==What is the neutral point of view?==
What we mean isn't obvious, and is easily misunderstood.
There are many other possible valid understandings of what "unbiased," "neutral," etc. mean. The notion of "unbiased writing" that informs Wikipedia's policy is "presenting conflicting views without asserting them." This needs further clarification, as follows.
First, and most importantly, consider what it means to say that unbiased writing presents conflicting views without asserting them. Unbiased writing does not ''present only'' the most popular view; it does not ''assert'' the most popular view as being correct after presenting all views; it does not assert that some sort of intermediate view among the different views is the correct one. Presenting all points of view says, more or less, that ''p''-ists believe that ''p,'' and ''q''-ists believe that ''q,'' and that's where the debate stands at present. Ideally, presenting all points of view also gives a great deal of background on who believes that ''p'' and ''q'' and why, and which view is more popular (being careful not to imply that ''popularity'' implies ''correctness''). Detailed articles might also contain the mutual evaluations of the ''p''-ists and the ''q''-ists, allowing each side to give its "best shot" at the other, but studiously refraining from saying who won the exchange.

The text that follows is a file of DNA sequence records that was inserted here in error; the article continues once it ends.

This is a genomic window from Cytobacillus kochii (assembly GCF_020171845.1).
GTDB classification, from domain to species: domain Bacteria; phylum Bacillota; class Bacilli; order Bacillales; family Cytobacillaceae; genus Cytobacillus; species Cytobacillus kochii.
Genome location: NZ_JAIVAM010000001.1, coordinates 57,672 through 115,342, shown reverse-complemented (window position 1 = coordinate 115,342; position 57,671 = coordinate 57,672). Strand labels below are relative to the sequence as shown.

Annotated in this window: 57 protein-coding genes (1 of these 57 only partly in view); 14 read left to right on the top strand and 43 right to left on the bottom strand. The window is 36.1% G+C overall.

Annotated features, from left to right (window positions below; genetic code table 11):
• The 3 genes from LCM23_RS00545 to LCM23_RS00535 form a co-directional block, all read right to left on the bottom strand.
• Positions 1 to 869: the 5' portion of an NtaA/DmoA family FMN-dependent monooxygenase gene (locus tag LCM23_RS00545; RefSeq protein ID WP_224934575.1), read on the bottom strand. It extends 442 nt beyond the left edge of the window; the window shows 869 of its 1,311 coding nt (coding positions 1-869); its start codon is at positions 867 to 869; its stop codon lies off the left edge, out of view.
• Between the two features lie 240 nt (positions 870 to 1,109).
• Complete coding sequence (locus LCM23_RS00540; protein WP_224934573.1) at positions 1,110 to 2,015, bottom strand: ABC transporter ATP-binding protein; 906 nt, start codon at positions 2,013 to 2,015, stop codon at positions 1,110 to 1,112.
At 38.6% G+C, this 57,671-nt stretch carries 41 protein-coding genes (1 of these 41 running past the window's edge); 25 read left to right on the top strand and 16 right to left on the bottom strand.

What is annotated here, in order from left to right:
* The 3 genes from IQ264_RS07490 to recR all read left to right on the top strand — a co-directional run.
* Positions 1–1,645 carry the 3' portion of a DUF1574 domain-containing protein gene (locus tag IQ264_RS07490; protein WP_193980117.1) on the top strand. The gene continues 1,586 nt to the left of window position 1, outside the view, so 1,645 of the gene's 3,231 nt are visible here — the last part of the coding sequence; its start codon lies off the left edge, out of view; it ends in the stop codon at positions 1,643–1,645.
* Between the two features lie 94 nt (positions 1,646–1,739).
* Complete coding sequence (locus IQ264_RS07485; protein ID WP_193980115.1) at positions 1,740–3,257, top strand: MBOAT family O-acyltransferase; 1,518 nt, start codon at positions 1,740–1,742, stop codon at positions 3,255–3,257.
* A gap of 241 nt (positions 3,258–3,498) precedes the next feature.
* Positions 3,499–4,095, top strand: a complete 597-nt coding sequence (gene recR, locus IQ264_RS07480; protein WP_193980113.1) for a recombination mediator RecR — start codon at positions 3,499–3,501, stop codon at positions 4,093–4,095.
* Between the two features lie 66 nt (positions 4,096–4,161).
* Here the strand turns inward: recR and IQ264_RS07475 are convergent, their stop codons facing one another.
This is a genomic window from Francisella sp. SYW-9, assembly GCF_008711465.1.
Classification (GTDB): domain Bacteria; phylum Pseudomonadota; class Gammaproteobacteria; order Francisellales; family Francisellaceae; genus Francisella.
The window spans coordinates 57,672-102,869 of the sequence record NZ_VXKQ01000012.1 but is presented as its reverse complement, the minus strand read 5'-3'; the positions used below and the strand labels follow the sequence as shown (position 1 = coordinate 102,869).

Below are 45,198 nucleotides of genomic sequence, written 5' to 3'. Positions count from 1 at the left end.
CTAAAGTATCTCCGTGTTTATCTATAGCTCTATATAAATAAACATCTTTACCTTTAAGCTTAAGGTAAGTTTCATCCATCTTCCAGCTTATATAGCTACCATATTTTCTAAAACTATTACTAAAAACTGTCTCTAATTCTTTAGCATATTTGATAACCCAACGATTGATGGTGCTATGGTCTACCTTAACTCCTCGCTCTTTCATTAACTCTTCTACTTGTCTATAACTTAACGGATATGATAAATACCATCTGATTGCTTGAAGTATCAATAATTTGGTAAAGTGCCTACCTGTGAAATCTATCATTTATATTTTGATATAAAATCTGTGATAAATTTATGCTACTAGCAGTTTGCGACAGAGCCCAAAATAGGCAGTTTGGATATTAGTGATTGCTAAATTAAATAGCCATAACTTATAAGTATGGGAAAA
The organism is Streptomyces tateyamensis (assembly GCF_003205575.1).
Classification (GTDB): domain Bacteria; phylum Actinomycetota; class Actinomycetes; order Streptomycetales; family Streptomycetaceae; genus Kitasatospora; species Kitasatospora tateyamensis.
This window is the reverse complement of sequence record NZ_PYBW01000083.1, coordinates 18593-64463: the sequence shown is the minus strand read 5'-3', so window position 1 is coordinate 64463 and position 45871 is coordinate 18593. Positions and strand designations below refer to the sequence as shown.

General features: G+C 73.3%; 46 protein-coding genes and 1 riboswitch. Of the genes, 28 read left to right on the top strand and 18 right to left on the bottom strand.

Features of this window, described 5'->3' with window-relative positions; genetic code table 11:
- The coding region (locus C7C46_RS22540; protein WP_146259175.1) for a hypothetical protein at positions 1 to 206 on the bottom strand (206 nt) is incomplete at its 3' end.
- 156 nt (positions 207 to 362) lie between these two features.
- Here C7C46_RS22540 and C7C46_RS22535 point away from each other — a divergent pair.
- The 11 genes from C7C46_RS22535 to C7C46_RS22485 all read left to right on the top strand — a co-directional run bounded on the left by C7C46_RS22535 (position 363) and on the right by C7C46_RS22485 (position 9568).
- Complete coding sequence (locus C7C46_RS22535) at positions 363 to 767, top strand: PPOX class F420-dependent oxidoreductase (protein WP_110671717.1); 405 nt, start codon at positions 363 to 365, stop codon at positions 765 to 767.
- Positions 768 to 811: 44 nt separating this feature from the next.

A point here bears elaboration. We said that the neutral point of view is not, contrary to the seeming implication of the phrase, some actual ''point of view'' that is "neutral," or "intermediate," among the different positions. That represents a particular understanding of what "neutral point of view" means. The prevailing Wikipedia understanding is that the neutral point of view is not a ''point of view'' at all; according to our understanding, when one writes neutrally, one is very careful not to state (or imply or insinuate or subtly massage the reader into believing) that ''any particular view at all'' is correct.